European Parliament president offers stark warning on EU | News | DW | 04.02.2013
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European Parliament president offers stark warning on EU

The president of the European Parliament has offered a dire warning over the state of the EU days ahead of a crucial budget summit. Meanwhile, Germany’s Chancellor Merkel is set to meet with Spain’s PM Rajoy in Berlin.

Flags outside the European Parliament


In an interview published in Monday's edition of Bonn's General Anzeiger newspaper, Germany's Martin Schulz, who was also elected president of the European Parliament in January last year, warned that the EU's very survival was "under threat."  He added that it had lost a great deal of public support.

"When people turn away from a project or an idea, then at some point it will come to an end," Schulz said.

The British prime minister, David Cameron, had simply "rubbed salt in an open wound," Schulz said, when he announced a referendum on Britain's future in the EU. If a British exit were to go ahead, he warned, member states would become "playthings for the economic and political interests of other world regions," and would "plunge into insignificance."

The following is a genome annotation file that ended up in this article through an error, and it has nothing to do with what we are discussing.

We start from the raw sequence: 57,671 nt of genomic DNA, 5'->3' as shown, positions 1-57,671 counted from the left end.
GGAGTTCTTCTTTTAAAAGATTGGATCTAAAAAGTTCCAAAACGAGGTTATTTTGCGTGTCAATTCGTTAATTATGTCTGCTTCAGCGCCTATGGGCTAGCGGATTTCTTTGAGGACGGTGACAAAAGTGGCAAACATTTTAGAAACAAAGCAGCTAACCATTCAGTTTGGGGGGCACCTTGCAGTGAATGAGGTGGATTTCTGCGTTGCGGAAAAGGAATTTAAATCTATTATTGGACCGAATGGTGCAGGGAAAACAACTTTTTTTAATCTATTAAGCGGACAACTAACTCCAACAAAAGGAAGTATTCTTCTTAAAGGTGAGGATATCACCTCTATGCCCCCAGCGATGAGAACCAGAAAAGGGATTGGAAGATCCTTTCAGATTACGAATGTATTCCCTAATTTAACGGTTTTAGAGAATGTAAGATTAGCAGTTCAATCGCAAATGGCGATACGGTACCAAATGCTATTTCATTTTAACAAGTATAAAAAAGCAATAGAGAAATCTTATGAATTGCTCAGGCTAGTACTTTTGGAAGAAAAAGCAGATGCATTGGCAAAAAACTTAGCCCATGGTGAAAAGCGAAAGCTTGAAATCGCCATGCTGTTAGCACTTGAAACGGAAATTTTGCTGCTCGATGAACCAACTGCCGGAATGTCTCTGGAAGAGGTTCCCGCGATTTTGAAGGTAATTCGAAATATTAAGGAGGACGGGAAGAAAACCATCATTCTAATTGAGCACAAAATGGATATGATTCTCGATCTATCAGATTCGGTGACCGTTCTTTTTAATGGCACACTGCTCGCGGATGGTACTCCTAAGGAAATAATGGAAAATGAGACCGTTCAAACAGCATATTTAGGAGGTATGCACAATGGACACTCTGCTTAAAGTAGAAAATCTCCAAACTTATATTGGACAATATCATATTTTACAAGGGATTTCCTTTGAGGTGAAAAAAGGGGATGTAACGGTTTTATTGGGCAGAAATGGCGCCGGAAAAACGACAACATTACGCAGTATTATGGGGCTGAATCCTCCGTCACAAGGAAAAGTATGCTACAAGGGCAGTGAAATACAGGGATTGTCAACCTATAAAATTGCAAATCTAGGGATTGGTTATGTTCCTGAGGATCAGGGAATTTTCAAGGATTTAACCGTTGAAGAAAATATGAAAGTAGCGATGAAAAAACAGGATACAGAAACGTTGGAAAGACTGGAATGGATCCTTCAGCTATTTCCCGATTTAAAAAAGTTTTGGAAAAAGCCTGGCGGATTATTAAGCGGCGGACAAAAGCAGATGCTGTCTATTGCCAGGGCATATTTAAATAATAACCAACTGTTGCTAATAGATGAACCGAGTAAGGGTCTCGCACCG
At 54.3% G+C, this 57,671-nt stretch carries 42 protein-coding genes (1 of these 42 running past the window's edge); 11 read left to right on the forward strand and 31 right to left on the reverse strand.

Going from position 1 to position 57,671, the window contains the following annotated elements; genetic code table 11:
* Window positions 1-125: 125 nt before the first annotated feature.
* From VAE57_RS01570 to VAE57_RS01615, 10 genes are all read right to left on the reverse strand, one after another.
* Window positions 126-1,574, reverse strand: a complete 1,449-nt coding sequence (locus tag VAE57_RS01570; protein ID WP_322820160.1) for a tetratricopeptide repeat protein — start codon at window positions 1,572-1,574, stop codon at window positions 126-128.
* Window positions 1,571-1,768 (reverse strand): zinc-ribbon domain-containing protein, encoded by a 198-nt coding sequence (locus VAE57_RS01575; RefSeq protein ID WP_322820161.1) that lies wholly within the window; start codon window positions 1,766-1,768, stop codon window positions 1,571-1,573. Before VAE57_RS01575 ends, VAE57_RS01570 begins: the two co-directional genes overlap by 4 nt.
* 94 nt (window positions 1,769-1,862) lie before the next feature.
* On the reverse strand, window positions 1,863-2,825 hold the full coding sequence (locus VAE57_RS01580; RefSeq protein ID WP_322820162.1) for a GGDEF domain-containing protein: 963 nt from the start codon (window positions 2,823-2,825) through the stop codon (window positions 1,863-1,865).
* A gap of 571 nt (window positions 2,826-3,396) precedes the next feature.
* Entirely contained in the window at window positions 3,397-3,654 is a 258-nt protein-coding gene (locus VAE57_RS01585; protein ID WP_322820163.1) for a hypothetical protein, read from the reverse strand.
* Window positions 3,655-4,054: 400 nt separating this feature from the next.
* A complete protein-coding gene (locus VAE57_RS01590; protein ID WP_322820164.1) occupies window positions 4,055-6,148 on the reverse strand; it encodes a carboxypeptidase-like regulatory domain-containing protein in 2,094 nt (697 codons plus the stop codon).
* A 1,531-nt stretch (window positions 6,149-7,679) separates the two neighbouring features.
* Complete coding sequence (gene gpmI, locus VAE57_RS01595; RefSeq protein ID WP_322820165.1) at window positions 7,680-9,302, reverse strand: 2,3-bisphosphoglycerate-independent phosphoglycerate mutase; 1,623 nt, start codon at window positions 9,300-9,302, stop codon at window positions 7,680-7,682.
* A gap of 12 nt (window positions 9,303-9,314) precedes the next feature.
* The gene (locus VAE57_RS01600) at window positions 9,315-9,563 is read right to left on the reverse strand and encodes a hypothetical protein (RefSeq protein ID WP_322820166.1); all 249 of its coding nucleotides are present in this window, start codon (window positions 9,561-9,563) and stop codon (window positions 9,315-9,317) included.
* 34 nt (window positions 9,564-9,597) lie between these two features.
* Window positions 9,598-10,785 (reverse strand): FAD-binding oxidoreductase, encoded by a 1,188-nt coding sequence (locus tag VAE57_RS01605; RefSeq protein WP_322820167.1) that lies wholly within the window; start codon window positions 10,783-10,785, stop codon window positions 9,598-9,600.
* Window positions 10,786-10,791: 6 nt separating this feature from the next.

Schulz also criticized what he described as a lack of unity among European governments, which meant EU initiatives were repeatedly blocked.

His comments come just days before the heads of European governments renew efforts to agree the EU's 2014-2020 budget. The 27-nation bloc failed in its first attempt to agree on the 1 trillion euro ($1.37 trillion) budget during a meeting in November.

But speaking on Sunday, French President Francois Hollande warned that although France was keen to reach a deal, he foresaw no immediate consensus.

"We will do everything to find an agreement at the next summit, but conditions are not there yet," Hollande said during a joint press conference with Italian Prime Minister Mario Monti.

Merkel warns of tough negotiations

German Chancellor Angela Merkel too has warned that negotiations at the two-day summit will be difficult.

"But it is worth trying," the chancellor said in her weekly podcast posted on her website on Saturday. "Germany will try to contribute to a result. We will only be able to see at the end of next week whether it succeeds," she added.

"Germany is one of the biggest net contributors in the European Union. Therefore, what is most important to us is that these funds are used in a way that will really help make the European Union more competitive and effective," the chancellor said.

Merkel is to meet with a number of her fellow eurozone leaders over the next few days in an effort to lay the groundwork for a possible deal. Spanish Prime Minister Mariano Rajoy was due to arrive in Berlin later on Monday.

The two-day summit on the European Union's next seven-year budget are to begin in Brussels on Thursday.

ccp/pfd (AFP, Reuters, dpa)